The British police have issued over 14,000 fines to people who have allegedly broken the government’s lockdown measures — and today in London I nearly got a £100 ticket myself.
My crime? Covering an anti-lockdown rally in London’s Hyde Park, interviewing some of the protestors and seeing for myself how extraordinarily high-handed and belligerent the police have become in accordance with the government’s draconian Covid-19 restrictions.
The rally was held at Speaker’s Corner, traditionally the spot in Britain where anyone can come along and celebrate their right to say whatever they like — because that’s what freedom of speech means in a free country.
Not any more though, apparently. I witnessed members of the crowd being threatened and given tickets for offences as minor as holding placards, distributing stickers (they said “Fuck Coronavirus”. Unfortunately mine fell off my jacket) and “staying here for longer than 45 minutes”.
Britain’s drastic lockdown policy may be based on a flawed and unreliable model devised by a scientist with a track record of failure.
Professor Neil Ferguson, director of the MRC Centre for Global Infectious Disease Analysis at Imperial College, London, is the scientist behind the doomsday report that terrified Prime Minister Boris Johnson into imposing sudden and radical lockdown measures across the United Kingdom.
The report apocalyptically predicted that coronavirus could kill as many as 500,000 people in Britain if nothing was done to stop the spread of the disease.
Ferguson has since substantially revised down his death toll, saying it could be “substantially less than 20,000”. Colleagues at Imperial, however, have at times predicted a death toll even smaller than that — as few as 5,700 fatalities if the lockdown continues.
Rival scientists are increasingly critical of Ferguson’s original doomsday predictions, noting that his previous modelled forecasts have been found severely wanting.
I realise this isn’t exactly front-page news but every now and then he reminds you what a low-grade, puffed-up, bloviating poltroon he truly is. Most recently he did so on his breakfast TV show Good Morning Britain in an interview with the German climate sceptic Naomi Seibt.
Seibt – whom I was lucky enough to meet at the last UN climate conference in Madrid and interviewed here – is a very brave, very admirable 19-year old German climate sceptic.
She is known as the Anti-Greta — a nickname I believe I may have coined myself in this article — because, unlike the feted Ms Thunberg, she believes that catastrophic man-made climate change is a politically motivated, scientifically baseless scare story.
Home Secretary Priti Patel is just about the only proper Conservative within the Boris Johnson administration — so naturally, the left-leaning Remainer Deep State is trying to destroy her and claim her scalp.
All week, the media has been full of stories — leaked, of course, by her Deep State enemies in the Civil Service — about what an awful, useless minister Patel is. One egregious rumour claimed that MI5 officials were withholding intelligence from her because they did not trust her. (MI5 has robustly denied this). Other reports have claimed that she is a workplace bully in the habit of “swearing, belittling people, making unreasonable and repeated demands”.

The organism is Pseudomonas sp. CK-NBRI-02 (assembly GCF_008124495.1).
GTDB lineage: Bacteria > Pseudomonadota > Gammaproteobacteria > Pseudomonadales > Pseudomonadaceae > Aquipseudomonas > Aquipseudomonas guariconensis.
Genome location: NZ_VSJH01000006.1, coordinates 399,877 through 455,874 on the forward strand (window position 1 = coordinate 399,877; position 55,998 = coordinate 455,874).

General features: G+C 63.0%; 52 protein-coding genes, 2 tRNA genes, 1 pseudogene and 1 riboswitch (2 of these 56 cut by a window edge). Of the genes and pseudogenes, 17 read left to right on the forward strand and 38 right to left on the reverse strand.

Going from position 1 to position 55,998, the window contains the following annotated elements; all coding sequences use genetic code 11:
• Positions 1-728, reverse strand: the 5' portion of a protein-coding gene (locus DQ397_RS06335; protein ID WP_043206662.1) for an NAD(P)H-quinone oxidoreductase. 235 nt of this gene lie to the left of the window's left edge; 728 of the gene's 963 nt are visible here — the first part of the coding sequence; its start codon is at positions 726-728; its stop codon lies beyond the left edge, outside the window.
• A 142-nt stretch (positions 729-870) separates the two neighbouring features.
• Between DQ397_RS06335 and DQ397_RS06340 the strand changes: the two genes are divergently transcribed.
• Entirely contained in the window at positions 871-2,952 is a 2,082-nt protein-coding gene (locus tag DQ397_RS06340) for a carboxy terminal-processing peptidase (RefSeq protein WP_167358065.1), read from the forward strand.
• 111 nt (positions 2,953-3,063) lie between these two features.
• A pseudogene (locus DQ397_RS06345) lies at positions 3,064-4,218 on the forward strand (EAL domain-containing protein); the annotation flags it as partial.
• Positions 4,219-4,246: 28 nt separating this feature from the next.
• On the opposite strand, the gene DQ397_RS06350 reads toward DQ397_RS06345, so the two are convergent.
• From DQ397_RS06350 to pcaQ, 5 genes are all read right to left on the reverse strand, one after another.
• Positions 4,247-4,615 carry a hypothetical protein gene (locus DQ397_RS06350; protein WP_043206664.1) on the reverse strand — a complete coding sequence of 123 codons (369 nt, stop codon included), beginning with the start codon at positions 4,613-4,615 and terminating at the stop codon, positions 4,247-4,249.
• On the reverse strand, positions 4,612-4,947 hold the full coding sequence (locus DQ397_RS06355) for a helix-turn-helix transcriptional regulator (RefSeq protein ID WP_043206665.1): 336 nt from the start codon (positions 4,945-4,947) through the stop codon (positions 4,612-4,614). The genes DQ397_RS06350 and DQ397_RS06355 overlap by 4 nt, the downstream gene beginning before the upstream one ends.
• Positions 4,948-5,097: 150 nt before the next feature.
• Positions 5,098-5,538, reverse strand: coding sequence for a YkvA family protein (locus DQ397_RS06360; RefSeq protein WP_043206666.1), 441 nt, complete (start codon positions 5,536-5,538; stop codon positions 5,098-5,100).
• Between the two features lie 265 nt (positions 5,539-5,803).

Dr Freeman Dyson, one of the world’s greatest theoretical physicists, mathematicians and public intellectuals, has died aged 96 but the mainstream media doesn’t want to know.
Dyson, though a naturalised American was born British. Normally, this would have been an excuse for endless eulogies on the BBC, which treats even quite minor scientists with the kind of veneration once reserved for popes, cardinals and saints.
Instead, so far as I can ascertain, the BBC has ignored the great man’s death completely. What on earth did Dyson do wrong?
Almost two-thirds of Conservative activists in Britain believe there is no ‘climate emergency.’
This is bad news for Boris Johnson whose government’s hugely expensive, disruptive and damaging Net Zero policy — costing the equivalent of one £100 billion HS2 project every year for the next 30 years — is based on the (demonstrably false) notion that there is a climate emergency.
The most nauseating phrase in the English language is “I’m not against free speech but…”
That’s because it’s always followed by a weaselly exegesis in which the slippery, disgusting, and borderline fascistic user explains why, actually, they don’t believe in free speech — and here are their crap reasons.
Usually, the excuse given is that there’s this thing called “hate speech” which should never be allowed because it’s so hateful.
By this token, leading liberal-left Establishment lawyer Helena Kennedy QC — Baroness Kennedy of The Shaws, as she is now known — ought never to be permitted to open her highfalutin Scottish gob again, except maybe at weekends when, in a spirit of mercy, she might be allowed out once to order a deep fried pizza and a bottle of Buckfast tonic.
That’s because pretty much everything she says is the purest, sanctimonious liberal-left poison which undoubtedly, in my view, makes the world a worse place and is therefore hate speech in excelsis.
Extinction Rebellion, the eco-fascist protest group, has successfully duped the BBC into believing that miners in the north of England support its campaigns to close down their pits. It did so by dressing up its activists in cardboard miners helmets.